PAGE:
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The service bullwhip effect

Henk Akkermans (Department of Information Systems and Management, Tilburg University, Tilburg, The Netherlands)
Chris Voss (Warwick Business School, University of Warwick, Coventry, UK)

International Journal of Operations & Production Management

ISSN: 0144-3577

Article publication date: 17 May 2013




The purpose of this paper is to explore whether and how the bullwhip effect, as found in product supply chains, might also manifest itself in services, as well as what policies can be successful for mitigating it.


A combination of analytic methods was used – inductive case analysis and analysis of data from two service supply chains in the telecom industry.


Empirical evidence from two cases was examined and provides support for the presence of a service bullwhip effect. Quantitative and qualitative case data were used to explore how this effect manifests itself in services, the distinctive drivers of the bullwhip effect in services, and the managerial actions that can either trigger or mitigate these bullwhip effects. In total, eight propositions are developed and three types of characteristics that potentially make the bullwhip effect worse in services than in manufacturing are identified: the destabilizing effects of manual rework in otherwise automated service processes; the omission of accurate and timely data on rework volumes upstream in the chain, pointing at future bullwhip effects downstream; and the lack of a supply‐chain mindset within the various departments jointly responsible for delivering the service, leading to longer delays in reacting to service bullwhips as they develop over time.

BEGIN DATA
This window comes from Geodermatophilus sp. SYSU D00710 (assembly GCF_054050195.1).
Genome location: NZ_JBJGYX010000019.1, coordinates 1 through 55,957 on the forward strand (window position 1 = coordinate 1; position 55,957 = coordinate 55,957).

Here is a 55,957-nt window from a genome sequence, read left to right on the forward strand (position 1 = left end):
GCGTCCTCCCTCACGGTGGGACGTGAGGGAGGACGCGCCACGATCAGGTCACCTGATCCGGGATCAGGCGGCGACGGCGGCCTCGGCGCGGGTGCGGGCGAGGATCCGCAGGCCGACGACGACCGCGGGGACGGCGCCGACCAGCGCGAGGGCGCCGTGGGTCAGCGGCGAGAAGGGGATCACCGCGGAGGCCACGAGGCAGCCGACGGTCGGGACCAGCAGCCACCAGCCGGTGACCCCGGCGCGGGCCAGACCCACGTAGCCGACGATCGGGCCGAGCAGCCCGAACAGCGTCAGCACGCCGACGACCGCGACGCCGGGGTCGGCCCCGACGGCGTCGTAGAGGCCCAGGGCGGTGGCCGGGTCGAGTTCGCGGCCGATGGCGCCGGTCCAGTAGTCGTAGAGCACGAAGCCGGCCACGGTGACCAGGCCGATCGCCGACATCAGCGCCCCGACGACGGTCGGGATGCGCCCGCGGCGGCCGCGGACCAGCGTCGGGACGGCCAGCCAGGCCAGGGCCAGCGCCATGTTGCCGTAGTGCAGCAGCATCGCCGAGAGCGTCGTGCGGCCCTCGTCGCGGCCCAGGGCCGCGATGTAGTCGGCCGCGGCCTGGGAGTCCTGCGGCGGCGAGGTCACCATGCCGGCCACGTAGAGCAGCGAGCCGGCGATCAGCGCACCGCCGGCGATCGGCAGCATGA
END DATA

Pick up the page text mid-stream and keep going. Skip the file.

Research limitations/implications

The research is based on two cases within a single industry, limiting generalizability. The propositions developed need testing in a wider set of contexts, including hybrid service and product supply chains.

Practical implications

The implications of this research can help organizations prevent or reduce the negative impact of planned and unplanned fluctuations in their service supply chains.


This paper explores an area that has been well researched in manufacturing, but not in services, and it contributes to both the theory and practice of service supply chains.



Akkermans, H. and Voss, C. (2013), "The service bullwhip effect", International Journal of Operations & Production Management, Vol. 33 No. 6, pp. 765-788.



Emerald Group Publishing Limited

Copyright © 2013, Emerald Group Publishing Limited

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